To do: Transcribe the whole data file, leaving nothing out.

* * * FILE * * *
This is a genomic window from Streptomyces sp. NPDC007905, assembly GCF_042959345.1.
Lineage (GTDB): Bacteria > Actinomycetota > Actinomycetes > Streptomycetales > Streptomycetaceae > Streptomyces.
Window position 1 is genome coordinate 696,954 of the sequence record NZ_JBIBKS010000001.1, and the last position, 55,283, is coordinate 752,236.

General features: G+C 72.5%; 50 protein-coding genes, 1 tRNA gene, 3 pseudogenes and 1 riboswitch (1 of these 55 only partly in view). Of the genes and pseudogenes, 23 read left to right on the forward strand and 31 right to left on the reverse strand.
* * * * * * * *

This is a genomic window from Streptomyces sp. NPDC007905, assembly GCF_042959345.1.
Lineage (GTDB): Bacteria > Actinomycetota > Actinomycetes > Streptomycetales > Streptomycetaceae > Streptomyces.
Window position 1 is genome coordinate 696,954 of the sequence record NZ_JBIBKS010000001.1, and the last position, 55,283, is coordinate 752,236.

General features: G+C 72.5%; 50 protein-coding genes, 1 tRNA gene, 3 pseudogenes and 1 riboswitch (1 of these 55 only partly in view). Of the genes and pseudogenes, 23 read left to right on the forward strand and 31 right to left on the reverse strand.